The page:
The Magnificat, the canticle of the Virgin Mary (Luke 1: 46-55 and lesser doxology), bore a similar relationship to the vesper service as did the Missa Brevis to the main service. Ahle's Magnificat setting of 1657 is noteworthy for its concise handling of the Luke passage, the imaginative and varied ways in which it is assigned to the favoriti (vocal soloists) and the Capellchor (mixed group of singers and instrumentalists). The instrumentation is somewhat unusual, lending the work a distinctive sound, but is perfectly suited to the dignity of the text it sets. Supported by the basso continuo, the vocal ensemble receives reinforcement and contrast from a brass quartet consisting of a cornet and three trombones, which are at times treated in obbligato manner.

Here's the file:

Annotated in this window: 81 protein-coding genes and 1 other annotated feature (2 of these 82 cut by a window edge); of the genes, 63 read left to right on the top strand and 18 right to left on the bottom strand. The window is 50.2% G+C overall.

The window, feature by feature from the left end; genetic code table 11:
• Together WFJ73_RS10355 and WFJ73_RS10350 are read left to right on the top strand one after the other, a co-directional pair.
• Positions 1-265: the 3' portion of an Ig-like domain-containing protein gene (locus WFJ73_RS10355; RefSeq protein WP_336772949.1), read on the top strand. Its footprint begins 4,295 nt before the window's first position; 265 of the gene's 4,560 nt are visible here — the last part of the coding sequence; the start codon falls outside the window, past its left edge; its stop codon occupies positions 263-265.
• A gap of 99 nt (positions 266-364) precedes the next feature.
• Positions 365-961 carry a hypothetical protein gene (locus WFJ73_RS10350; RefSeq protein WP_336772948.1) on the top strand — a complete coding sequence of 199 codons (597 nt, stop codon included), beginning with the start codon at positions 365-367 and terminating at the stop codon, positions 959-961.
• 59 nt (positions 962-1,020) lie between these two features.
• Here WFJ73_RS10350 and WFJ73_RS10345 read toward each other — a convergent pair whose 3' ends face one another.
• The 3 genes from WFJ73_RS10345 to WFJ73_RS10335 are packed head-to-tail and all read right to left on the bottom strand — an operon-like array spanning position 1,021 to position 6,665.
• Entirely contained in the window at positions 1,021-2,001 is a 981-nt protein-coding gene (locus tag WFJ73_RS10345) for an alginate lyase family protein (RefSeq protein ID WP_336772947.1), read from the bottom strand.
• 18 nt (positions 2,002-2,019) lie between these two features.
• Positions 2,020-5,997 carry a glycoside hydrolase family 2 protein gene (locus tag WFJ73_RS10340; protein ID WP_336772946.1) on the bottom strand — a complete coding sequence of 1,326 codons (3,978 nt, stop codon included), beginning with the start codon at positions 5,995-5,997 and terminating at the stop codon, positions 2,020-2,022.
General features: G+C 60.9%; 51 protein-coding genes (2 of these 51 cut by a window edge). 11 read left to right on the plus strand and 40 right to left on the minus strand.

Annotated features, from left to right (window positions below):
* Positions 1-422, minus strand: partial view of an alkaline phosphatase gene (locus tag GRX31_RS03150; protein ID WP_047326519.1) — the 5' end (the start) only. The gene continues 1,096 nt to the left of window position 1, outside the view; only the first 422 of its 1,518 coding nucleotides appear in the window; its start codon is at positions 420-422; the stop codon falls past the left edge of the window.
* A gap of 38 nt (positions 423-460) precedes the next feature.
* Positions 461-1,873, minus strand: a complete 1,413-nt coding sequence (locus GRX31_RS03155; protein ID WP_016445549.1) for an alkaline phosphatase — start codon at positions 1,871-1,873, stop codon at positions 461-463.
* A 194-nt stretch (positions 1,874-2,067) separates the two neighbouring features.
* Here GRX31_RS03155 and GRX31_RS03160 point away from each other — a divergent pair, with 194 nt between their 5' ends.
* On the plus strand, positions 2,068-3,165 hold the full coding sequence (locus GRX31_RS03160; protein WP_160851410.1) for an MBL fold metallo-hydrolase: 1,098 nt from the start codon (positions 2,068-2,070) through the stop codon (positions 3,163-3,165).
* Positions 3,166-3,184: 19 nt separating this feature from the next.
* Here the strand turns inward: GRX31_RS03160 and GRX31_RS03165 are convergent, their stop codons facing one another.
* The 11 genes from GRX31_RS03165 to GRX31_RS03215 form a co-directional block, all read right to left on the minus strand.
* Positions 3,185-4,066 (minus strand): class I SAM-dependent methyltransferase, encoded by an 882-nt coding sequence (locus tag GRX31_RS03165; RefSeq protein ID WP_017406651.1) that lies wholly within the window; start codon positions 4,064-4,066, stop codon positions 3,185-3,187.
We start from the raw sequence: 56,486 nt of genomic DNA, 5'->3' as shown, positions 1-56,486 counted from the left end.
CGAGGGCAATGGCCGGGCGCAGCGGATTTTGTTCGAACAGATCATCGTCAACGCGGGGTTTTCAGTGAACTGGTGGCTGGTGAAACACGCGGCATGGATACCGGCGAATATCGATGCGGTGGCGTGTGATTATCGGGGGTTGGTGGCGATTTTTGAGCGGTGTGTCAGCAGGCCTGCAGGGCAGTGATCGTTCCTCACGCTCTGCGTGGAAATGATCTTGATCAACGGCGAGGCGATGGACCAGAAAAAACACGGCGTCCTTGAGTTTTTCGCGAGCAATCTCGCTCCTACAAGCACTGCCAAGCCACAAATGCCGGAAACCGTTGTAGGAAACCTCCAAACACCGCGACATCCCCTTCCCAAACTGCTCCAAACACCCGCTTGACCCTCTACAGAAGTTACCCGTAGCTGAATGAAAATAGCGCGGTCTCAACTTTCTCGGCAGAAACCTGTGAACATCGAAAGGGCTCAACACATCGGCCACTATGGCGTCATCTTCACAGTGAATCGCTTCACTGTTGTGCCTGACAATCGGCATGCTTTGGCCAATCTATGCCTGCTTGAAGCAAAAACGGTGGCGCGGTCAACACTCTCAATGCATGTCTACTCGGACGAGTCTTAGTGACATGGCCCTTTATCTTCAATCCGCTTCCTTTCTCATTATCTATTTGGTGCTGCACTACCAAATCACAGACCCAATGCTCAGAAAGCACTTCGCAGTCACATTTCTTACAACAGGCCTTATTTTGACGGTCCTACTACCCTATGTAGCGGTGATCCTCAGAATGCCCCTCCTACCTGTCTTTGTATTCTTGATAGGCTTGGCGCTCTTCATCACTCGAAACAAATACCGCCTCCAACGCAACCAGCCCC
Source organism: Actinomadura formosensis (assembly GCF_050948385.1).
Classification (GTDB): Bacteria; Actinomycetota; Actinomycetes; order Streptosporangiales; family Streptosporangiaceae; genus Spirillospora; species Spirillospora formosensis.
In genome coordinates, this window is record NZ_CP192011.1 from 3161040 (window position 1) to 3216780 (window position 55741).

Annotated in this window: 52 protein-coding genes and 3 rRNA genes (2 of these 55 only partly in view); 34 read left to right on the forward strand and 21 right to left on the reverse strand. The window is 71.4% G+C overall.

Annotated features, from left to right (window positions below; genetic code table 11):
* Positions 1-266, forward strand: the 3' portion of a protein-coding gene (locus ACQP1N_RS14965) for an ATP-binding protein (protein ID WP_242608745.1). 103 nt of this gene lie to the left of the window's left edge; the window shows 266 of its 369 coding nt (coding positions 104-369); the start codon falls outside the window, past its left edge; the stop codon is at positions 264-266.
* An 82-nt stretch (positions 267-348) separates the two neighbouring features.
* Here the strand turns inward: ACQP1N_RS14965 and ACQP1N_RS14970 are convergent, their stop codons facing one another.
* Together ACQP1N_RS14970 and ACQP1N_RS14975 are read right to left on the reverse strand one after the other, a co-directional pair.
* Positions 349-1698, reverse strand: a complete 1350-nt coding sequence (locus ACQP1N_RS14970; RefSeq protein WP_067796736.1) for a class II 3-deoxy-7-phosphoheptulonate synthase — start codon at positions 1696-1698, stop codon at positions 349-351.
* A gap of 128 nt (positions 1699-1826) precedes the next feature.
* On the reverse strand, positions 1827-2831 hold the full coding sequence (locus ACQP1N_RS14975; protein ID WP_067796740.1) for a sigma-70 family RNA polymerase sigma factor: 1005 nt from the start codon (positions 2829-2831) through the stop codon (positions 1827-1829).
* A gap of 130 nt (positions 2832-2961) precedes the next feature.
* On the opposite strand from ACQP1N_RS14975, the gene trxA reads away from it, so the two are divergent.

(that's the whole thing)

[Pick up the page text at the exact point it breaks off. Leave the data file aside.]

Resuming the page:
Johann Rudolf Ahle's "Ich hab's gewagt" (I've taken the plunge), calling for four singers, strings and basso continuo, is a work written for a wedding, and vouchsafes latter day generations an intriguing insight into a festive occasion of this kind in an (unnamed) middle-class family in Mühlhausen. Furnished with two symphonies in Venetian style, the work (published in 1658) reveals itself as a sophisticated choral concerto. The gracefulness of expression, the transparent mood of the work as a whole and the religious faith manifested by both text and music are very deeply moving (it is possible that Ahle also wrote the text).